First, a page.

Syriac letters and Coptic numerals   2 comments

The image below shows the correspondences between the Syriac letters used as numerals and the Coptic numerals, which are also occasionally found in Syriac and (more commonly) Arabic manuscripts for foliation or quire-marking. Note the incongruity of position for the two systems: the Coptic numerals are right-side-up, but most of the Syriac letters are turned sideways.  The manuscript is a liturgical book from Saint Mark’s Monastery, Jerusalem, which recently partnered with HMML to digitize its collection, and these numerals are written out at the bottom of the first folio, without any apparent connection to the text itself; they are written again (without the Syriac correspondences) on the inside front wooden board of the book.

St Mark’s, Jerusalem, ms. 59, f. 1r.

Some references for the use of Coptic numerals in manuscripts:

A. Gacek, Arabic Manuscripts: A Vademecum for Readers, p. 118.

W.H.P. Hatch, Album of Dated Syriac Manuscripts, p. 23.

H. Ritter, “Griechisch-koptische Ziffern in arabischen Manuskripten,” Rivista degli studi orientali 16 (1936): 212-214.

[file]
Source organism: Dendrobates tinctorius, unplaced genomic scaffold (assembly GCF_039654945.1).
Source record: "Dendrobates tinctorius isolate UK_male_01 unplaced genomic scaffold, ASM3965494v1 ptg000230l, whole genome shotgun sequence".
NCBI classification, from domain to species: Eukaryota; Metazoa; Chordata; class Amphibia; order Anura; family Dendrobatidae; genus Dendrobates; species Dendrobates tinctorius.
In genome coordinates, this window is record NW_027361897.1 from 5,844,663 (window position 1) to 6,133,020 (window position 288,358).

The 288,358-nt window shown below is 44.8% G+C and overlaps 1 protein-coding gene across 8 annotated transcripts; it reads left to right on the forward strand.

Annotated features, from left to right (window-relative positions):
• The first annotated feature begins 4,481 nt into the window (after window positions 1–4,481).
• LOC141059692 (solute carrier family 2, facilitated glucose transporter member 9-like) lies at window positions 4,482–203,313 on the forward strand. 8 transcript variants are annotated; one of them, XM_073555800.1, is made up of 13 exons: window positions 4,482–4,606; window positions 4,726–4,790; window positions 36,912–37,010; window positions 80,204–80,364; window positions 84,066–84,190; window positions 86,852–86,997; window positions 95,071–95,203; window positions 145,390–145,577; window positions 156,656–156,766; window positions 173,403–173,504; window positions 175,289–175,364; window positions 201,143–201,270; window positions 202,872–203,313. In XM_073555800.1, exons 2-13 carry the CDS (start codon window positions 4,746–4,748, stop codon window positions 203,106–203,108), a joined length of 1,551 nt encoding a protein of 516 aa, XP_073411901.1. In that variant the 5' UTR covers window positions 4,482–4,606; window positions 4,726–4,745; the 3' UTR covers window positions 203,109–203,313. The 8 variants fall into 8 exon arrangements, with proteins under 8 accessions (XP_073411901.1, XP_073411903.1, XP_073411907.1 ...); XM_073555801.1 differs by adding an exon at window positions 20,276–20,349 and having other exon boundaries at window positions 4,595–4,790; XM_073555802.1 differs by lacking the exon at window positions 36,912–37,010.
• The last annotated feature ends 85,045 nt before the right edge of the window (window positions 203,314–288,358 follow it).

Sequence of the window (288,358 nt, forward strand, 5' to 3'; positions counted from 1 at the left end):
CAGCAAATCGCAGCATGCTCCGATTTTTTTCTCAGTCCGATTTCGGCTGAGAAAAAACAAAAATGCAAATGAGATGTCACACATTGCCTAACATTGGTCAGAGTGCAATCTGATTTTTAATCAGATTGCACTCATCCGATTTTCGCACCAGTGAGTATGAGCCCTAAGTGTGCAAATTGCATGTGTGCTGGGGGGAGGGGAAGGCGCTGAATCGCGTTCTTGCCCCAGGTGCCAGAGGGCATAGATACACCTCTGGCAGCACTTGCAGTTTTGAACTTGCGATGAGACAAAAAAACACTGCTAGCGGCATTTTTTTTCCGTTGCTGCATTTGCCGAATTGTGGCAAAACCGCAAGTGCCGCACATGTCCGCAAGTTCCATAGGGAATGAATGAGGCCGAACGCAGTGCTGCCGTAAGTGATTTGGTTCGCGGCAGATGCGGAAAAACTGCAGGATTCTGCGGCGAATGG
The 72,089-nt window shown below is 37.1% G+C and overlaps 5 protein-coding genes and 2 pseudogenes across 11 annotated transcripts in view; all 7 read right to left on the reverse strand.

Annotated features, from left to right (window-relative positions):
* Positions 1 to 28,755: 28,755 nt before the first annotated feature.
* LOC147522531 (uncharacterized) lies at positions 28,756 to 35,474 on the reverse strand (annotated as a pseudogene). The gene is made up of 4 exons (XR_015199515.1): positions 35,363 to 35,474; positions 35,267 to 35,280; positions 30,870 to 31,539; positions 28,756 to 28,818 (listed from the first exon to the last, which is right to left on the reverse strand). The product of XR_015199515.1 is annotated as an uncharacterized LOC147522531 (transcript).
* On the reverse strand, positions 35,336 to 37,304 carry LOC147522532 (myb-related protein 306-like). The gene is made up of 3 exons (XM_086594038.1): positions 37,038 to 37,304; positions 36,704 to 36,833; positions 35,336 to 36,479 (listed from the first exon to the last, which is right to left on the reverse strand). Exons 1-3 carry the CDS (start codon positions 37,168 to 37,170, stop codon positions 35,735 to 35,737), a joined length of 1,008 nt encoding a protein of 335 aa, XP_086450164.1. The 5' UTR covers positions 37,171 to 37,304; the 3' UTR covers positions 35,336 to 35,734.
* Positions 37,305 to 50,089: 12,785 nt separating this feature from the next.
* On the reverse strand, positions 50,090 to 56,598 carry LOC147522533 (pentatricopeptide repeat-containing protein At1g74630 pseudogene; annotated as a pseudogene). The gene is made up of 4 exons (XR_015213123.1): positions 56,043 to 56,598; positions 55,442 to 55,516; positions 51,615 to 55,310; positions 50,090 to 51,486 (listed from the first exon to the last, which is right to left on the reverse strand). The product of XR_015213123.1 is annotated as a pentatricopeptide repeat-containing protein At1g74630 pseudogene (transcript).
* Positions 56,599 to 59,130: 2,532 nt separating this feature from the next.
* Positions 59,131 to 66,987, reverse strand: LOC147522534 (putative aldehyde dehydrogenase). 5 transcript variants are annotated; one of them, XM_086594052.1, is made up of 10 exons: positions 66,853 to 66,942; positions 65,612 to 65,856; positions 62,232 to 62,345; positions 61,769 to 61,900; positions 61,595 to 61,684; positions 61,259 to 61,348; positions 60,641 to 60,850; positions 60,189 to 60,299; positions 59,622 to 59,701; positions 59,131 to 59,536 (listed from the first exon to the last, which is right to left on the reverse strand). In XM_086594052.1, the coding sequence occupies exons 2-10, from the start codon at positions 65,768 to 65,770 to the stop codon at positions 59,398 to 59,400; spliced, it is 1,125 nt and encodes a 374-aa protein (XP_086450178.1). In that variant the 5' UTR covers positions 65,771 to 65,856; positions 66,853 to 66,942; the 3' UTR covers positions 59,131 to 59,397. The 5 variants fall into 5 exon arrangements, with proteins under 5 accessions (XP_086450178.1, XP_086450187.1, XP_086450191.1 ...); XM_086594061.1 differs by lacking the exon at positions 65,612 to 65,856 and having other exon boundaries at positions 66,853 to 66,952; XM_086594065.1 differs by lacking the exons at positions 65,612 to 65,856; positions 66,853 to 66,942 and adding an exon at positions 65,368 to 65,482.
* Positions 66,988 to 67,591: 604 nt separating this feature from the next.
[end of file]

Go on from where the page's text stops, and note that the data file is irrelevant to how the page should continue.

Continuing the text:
W. Wright, Catalogue of the Syriac Manuscripts in the British Museum, vol. 3, p. xxvi.

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2 responses to “Syriac letters and Coptic numerals

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  1. Although I am interested in Coptic stuff, I must admit that I saw these “Coptic numerals” for the first time last week. As these signs are not attested in manuscripts written in Coptic, at least not in those which date before 1300-1400 CE, I wonder why are they called “Coptic?” Any idea?

    • Thanks, Alin. A good question. I have seen them in Arabic or Syriac/Garšūnī mss, generally of Egyptian provenance, I think. I suppose “Coptic” here really just means “Egyptian”. I don’t have Ritter’s article mentioned above immediately available to check more fully, and there may be other treatments of the topic.

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